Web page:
Finally succeeded in getting hold of O’Grady’s work and learning a bit more about him. His house is just across the bay on Mount Vigla and is something of a local shrine. He is famous all over the island for his exuberance, his exclamatory presence and moonlight recitations, his drunken hijinks, and of course for the fact that he is a poet. Richard Winch, an English writer who was also one of the foreign pioneers on Paros, regaled me this morning with anecdotes from the pristine history of Naoussa before the advent of the rented Suzuki. His eyes shimmered as he spoke of the all-night parties, the women, the attempted murders. And he dwelt with relishing attention on the fiasco of O’Grady’s absent first wife, whom the poet had described as a sinuous and elegant Persian princess, unexpectedly stepping off the boat one day, weighing 300 pounds. “She’s gone a tad over the top,” O’Grady said, sheepishly. I spent the afternoon reading through his verse, some of it published in Egypt, of all places, and the Selected put out by Gallery Press, an Irish house.

       O’Grady has many faults. For one thing, he is too wordy, even redundant: “like the dorsal fin out of the back of the shark” or “prematurely grey at twenty.” He is also overfond of the construction Northrop Frye called “the adjective noun of noun.” For example: “out of the raised eyebrow line of the wave.” And he can be embarrassingly gushy and sentimental in the “O my country” or “O my friends” manner, an excessive tendency to the vocative justified only by deep drinking.

       He certainly can manage the occasional apt expression—“We loot the seafloor’s fleamarket/of small treasures for you”—and is able to run a poem over the long distance, not merely sprint for a couple of lines. The big barrel-chested breath is obviously no problem for him and his poems can huff and puff over pages without pausing for refreshment. He reminds me of Melville’s Yoomi plying the Mardian archipelago. But when he’s good he’s not so bad. Here is one stanza I particularly like from an early piece entitled The Island, even though his editor, deaf to the ambiguity in the grammatical construction of the last line, has dismissed it as chauvinistic:

For I have grown tired of cultivating the soul,
Controlling the flesh, perfecting the mind;
Of working at words through the night
Till the eye’s and the mind’s sight
Give up—it’s all no good, no good at all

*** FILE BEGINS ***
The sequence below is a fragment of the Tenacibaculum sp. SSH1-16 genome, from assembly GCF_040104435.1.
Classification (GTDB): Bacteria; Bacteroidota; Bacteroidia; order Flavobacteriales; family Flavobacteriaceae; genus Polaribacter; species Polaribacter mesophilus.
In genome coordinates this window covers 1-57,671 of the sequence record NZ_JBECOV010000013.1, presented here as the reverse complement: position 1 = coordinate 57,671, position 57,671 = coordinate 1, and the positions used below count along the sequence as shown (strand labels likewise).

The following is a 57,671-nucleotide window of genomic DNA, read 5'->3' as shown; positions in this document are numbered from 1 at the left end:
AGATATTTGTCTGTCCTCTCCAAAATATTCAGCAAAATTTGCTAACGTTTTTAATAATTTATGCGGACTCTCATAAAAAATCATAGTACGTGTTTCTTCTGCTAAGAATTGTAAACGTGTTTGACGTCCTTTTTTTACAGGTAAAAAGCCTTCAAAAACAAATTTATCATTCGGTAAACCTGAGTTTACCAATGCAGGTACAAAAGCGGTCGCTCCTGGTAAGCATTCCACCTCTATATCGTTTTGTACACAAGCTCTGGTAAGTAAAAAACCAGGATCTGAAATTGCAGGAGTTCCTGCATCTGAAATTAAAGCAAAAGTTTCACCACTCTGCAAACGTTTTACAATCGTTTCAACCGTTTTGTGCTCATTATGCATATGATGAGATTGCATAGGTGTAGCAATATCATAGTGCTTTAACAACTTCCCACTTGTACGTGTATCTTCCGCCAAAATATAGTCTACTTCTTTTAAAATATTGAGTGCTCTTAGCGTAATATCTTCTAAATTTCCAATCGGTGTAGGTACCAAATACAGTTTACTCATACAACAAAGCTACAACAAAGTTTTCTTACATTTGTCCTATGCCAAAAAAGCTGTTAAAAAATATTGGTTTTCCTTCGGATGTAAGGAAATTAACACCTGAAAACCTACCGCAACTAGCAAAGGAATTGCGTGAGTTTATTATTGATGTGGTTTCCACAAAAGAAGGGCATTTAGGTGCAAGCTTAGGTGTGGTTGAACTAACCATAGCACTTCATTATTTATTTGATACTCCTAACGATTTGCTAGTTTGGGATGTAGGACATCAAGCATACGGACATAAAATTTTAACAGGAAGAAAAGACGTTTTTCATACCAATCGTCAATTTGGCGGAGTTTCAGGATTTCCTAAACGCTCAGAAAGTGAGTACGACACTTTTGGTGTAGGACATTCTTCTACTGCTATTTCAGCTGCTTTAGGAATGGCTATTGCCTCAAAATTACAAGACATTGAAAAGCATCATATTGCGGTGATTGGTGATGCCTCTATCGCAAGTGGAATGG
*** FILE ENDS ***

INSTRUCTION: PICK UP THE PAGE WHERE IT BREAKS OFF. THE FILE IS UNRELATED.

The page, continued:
When there’s no woman to break and to bind.

       Still, on the whole too prosy for my taste and perhaps a touch too derivative of Dylan Thomas. One more thing I find objectionable. The poems are insistently and at times bathetically autobiographical. His subject is, to put it mildly, not Life but His Life. For example, the major theme of a poem called At the Dark Edge of Europe has nothing much to do with Europe or European history and everything to do with the four women he has loved in his lifetime. Or a poem on the Greek dictatorship which is really a litany of personal frustrations and private reminiscences. It’s probably unfair to invoke the gigantic figure of Yeats, but the comparison is instructive because Yeats started in the resolutely personal, the foul rag and bone shop of the heart, and even if he ended there he nevertheless expanded his themes toward universal significance, precisely what O’Grady is too rhetorically and vocationally Gaelic to do. There is a touch of Eastern diffusiveness as well, as if he were trading in Sweet Vjestika Aphrodisia Drops or intent, as a meditationist might say, on prolificating molecular concord. As a result many of the poems are on the whole neither Irish nor ecumenical, merely confused.


       Decided to walk rather than caique out to Lageri beach, which is on the futher inside lip of the east peninsula. Here the land is pancaked or gently undulating, still reedy in places with blotter-smudges of marsh and mudflat. Overshot the mark and plodded past Santa Maria to the end of the peninsula itself facing the open sea and Naxos hovering greenish and strangely disembodied in the distance. Retraced my steps and branched off onto a small road that eventually dribbled into rubble and thorn. It began to rain and I took shelter in the boat-annex of an empty house, a white, Cycladic cube softened in the Parian manner by arched embrasures and chamfered corners, accompanied by two meditative mountain goats who had somehow found their way down from the craggy interior. A half hour of silent communion until the rain tapered off. Walked back to the main road and then up another cut-off, over a fence marked Private Properly, along the top of a low ridge and then down to the bay and the wide sickle of sand which is Lageri. Sea fauna of the standard type: cockles in abundance, a few turkey-wings and cones, crabs, periwinkles. What is more interesting is the seafloor absolutely printed with small starfish, like asterisks on a sepia-coloured page. One has the impression that one is reading as one swims.


       I am fascinated by the nature and ubiquity of the yawn. Fully half the tourists in Naoussa are couples or quartets in their mid-twenties, and the girls especially are given to frequent and prodigious yawning. I have been observing this manifestation for several days and am truly impressed. It’s not that they’re bored or listless but rather that they form part of a generation that is magnificently unself-conscious. On only two occasions out of the several hundred which I have counted has the yawner covered her mouth. This is the case even at table: attractive young women, in the midst of earnest or bantering conversation over their food, suddenly open their mouths wide, wide, revealing teeth, uvula, gullet, morsels of half-chewed mash, then slowly bring their lips together and continue with the meal and the talk, sublimely unaware that they have committed a breach of table etiquette. It is an expression of supreme physical content, the body taking precedence over the centers of awareness or the simple acknowledgement of other people. The yawn has become the sign of our modern hedonism—or maybe shedonism would be a better word. It’s true the men yawn as well, but the women clearly out-yawn them by a considerable margin. At supper last night, like Sesame Street’s manic Count, I tallied 38 female yawns and 11 male; at breakfast this morning, 17 female and no male yawns. It seems to have the same significance on the human plane that stretching does in the cat world—a supple, purring narcissism and the mind in conspicuous abeyance.